Atlantic and Gulf ports are still buzzing over this month's rejection by ILA delegates of a two-year contract extension -- and are wondering what it means for next year.
For cargo interests and carriers, the "no" vote by the ILA's 200 wage-scale delegates adds uncertainty to what's already shaping up as an uncertain 2010. Negotiations on a new contract between the ILA and United States Maritime Alliance probably won't resume until next year, closer to when the current contract expires next September.
For ILA members, there's also uncertainty. Wage-scale delegates rejected the extension primarily because it did not halt the spread of labor-saving technology. A secondary reason was the offer's proposed one-year deferral of an Oct. 1 wage increase -- a move designed to help pay for raises that would have narrowed the gap between ILA wage tiers and immediately boosted starting pay from $16 an hour to $20.
Opponents of the extension persuaded wage-scale delegates to delay negotiations in hope the economy will improve and they'll be able to extract more pay and other concessions, including a halt on further introduction of technology.
That strategy, however, is not a sure bet -- and not just because the economy's unpredictability. USMX is adamant that employers won't yield the right to introduce technology. And because the Oct. 1 wage increase will already have taken effect, there'll be one less option for funding the cost of enhanced wages and benefits in the new contract .
USMX Chairman James Capo said immediately after the Sept. 2 vote that management was disappointed in rejection of what it considered to be a fair offer in a difficult economy. In a press release Tuesday, USMX reiterated its position and provided additional stats: it said the extension's immediate increase in starting pay would have covered 12 percent of the ILA workforce, and that subsequent increases would have put 85 percent of workers at top scale of $32 an hour by the end of the contract extension in 2012 ."The ILA is completely overlooking the financial gains each and every member will enjoy, in order to veto any implementation of new technology," Capo said.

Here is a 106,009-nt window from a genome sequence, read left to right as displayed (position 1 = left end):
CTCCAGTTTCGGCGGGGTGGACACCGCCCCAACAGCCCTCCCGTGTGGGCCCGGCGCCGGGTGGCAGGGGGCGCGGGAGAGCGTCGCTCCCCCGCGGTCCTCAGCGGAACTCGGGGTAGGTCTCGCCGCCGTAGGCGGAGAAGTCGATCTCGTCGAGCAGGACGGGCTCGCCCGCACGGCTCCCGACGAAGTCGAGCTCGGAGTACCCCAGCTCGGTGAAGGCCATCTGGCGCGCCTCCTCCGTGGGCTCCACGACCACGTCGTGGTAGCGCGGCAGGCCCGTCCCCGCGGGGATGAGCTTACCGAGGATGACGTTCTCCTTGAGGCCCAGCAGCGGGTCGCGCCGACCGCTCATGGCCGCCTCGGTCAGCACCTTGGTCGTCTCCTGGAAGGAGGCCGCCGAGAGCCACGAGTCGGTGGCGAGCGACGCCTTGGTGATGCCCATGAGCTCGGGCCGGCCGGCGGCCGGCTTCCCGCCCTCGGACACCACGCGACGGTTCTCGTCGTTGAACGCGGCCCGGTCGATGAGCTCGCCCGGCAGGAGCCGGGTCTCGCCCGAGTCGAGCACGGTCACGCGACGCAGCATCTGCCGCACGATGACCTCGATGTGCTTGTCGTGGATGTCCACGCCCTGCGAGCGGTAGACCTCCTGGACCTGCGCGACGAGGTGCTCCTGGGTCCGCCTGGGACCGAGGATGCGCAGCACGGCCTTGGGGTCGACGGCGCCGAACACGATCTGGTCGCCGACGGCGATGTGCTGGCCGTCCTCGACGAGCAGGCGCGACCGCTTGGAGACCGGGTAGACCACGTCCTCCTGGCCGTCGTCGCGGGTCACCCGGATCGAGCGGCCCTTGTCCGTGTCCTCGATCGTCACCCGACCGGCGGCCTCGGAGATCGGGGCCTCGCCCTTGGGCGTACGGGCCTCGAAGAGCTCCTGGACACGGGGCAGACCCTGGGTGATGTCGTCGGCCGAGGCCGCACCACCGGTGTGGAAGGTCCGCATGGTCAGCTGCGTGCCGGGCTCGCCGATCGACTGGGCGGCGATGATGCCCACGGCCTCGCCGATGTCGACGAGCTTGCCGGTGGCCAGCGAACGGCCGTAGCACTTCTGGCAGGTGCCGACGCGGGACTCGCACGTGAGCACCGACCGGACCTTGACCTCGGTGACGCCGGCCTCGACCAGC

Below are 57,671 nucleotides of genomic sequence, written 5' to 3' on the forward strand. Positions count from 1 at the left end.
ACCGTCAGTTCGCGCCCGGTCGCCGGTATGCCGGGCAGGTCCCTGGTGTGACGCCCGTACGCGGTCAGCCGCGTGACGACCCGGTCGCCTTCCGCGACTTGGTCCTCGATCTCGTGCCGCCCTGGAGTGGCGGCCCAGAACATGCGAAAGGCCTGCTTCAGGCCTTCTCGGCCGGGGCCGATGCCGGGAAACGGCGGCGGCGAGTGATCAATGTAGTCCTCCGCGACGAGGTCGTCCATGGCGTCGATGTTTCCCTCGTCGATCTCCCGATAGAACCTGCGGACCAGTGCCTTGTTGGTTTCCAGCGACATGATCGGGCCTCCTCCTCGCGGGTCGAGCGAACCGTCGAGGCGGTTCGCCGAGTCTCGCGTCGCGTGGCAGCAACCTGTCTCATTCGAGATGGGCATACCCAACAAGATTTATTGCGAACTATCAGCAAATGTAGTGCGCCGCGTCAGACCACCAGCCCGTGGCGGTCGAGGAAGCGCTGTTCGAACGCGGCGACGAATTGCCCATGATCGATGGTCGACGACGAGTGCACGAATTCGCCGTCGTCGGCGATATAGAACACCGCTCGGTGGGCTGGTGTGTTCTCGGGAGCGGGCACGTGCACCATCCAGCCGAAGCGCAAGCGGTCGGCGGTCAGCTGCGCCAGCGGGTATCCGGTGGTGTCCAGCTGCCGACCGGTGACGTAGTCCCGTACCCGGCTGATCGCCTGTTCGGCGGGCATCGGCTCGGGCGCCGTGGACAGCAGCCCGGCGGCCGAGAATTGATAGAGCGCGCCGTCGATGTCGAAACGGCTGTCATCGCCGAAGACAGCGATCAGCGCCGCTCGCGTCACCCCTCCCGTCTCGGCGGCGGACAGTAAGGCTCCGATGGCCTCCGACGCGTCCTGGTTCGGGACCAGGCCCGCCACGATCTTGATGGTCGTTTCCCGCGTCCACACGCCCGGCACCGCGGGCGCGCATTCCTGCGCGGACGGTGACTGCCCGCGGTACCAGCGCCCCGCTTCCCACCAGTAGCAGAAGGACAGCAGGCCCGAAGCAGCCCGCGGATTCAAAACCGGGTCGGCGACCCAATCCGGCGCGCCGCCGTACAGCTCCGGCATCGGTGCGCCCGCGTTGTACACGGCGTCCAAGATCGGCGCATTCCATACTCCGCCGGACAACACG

Capo added: "It is unfortunate that the ILA rank and file did not get the opportunity to study the facts of the management proposal before the Wage Scale Committee voted it down."
The decision by wage-scale delegates not to submit the extension offer to a rank-and-file vote has become a point of contention within the ILA. Before the extension was voted down, some delegates raised the possibility of submitting the proposal for a membership vote -- with a "yes" or "no" recommendation or with no recommendation from the wage scale committee. But opponents of the extension nixed the idea, and the question was never put to an official vote.